Short Stack Strikes Back

You’re languishing among the ruins. You’re eating tuna off a knife blade. You’re down to your last four rounds of ammunition and feeling like you just fought 100 straight bare knuckle fights with a Bengal tiger. Nobody ever said that resistance would be easy. Nobody said that ideals protected themselves, and now that you’ve bought in, you’ve realized that you were dealt a shit hand and have to call “all in” regardless.

The flop is six enemy infantry moving up the alley behind your position. Not only does it ruin your dinner, force your to tuck your tuna knife away, and scare away your rat friends, but it’s two more enemies than you have bullets for. Not to mention, you were never all that good of a shot anyway. You check your magazine in some vain hope that you miscounted (you didn’t), and listen to the sounds of jackboots on broken glass and shattered earth. Then you get as low to the ground as you possibly can, and rest your body on six days worth of spent shells and cigarette butts.

The enemy moves closer. You can hear their language. You can hear the sound of their plentiful ammo belts jingling as they walk, and you know that they can kill you 100 times over and miss a whole lot while they do.

The turn is an airstrike that rolls overhead. You can’t identify the sound of the engines as friend or foe, but its moving fast enough that you know it will drop its payload without knowing, seeing, or caring who it lands on. A cacophony of noise hits your ears for a moment before a silencing of all sound. The earth shakes, and you feel what must be a nearby building hitting the ground one story at a time. Through a hole in the wall, the two members of the enemy patrol that you can see hit the ground and take cover behind anything that works; one covers under a table, another simply lays prone and hopes for the best.

You manage to lift your rifle, seeing this as your chance, and fire at the one who’s gone prone. Your bullet goes through his helmet and keeps him prone for good. You swing and aim at the one under the table. His eyes meet yours and the two of you share a moment of elicit compassion for one another, before you pull the trigger with all of the joy inspired by a phrase like, “it was him or me.” The shot is good, and his blood erupts out and cakes the underside of a bureau. The empty shell from your rifle lands on your wrist after it ricochets off a wall, but you don’t feel it burn.

Fear and drive forces you to your feet, and you crouch-crawl through the hole you’ve been firing through and enter the alley, knowing that this is your moment, and that if you don’t push hard the only fate that would await you is staring down six rifles that had found you cowering in a small hole because you missed your one chance to play your shit hand.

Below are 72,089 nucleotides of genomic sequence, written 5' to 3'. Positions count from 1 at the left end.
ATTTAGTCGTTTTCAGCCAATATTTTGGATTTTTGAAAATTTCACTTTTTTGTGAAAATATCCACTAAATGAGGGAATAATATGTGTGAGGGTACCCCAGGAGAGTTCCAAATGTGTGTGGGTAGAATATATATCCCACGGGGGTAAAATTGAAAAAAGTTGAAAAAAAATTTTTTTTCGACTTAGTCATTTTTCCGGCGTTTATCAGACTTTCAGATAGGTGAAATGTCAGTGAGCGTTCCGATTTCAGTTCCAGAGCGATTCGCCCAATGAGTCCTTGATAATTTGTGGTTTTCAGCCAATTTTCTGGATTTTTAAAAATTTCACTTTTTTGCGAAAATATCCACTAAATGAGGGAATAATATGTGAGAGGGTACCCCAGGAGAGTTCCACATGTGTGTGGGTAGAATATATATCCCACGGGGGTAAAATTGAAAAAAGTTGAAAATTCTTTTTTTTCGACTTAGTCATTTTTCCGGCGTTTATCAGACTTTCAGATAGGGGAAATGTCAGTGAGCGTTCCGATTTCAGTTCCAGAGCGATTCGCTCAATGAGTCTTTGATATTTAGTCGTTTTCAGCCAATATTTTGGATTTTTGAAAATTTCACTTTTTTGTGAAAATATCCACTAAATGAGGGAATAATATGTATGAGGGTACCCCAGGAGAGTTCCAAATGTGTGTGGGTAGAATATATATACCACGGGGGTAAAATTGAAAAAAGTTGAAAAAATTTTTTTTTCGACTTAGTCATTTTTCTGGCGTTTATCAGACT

Two rounds left, and four enemies in front of you, hiding among the clouds of dust billowing forth from the bombing. They look just like you, but in this moment there are no humans, just targets, just them and you, and you are attacking. You lift your rifle to your shoulder, knowing that taking the time to aim will save you from wasting a round on a wall. Your first shot hits center mass on the closest soldier, he goes down the only four inches he had left to fall from his crouched position, and gurgles his last breath. You don’t hear this, it’s too loud still, but you know he must have.

The enemy returning fire interrupts your last shot. You miss as you run forward, knowing that with no ammunition, distance = death. The only chance you have now is take out all three of them with the butt of your rile, and you’re too full of fear to think about how good those odds are.

As you race forward, an enemy round slaps into your shoulder, ripping away your fatigues and hitting flesh. You drop your rifle without even thinking about it, having no say in the matter; a body reflex to constrict, contract, and keep the wounded limb close.

So this is how you die; out of ammo, starved out for six days in a siege that has lasted a year, tuna for a last meal, and a story nobody will report or remember.

The river is remembering your knife, the one with a blade still wet with the juice of the tuna you were eating off of it. You draw it from behind your back just as you reach the next enemy soldier. The blade isn’t long, but you plunge it as deep as you can into his chest four or five times, while the two others adjust aim and possibly stare in awe at the tendrils of blood that sing through the air as your arm arcs back between stabs.

You move quickly to the next, shielding your wounded arm and aiming a slice towards his throat. You catch him below the chin and make good his end. Then you turn on the last man, his weapon clicks empty, and the look on his face says he knows his plentiful ammo belts won’t save him when he needs precious seconds to reach them.

You stand, wounded and bloody, with a tuna knife in your good hand. Your hearing is slowly returning. You feel all the pain you should have felt minutes ago. The enemy throws his rifle away, a fold after a display of force.

All in, but not called.

You leave him be, throw your tuna knife at his feet, and grab his dropped rifle and his ammunition. He doesn’t resist.

Big stack walks back to his line.

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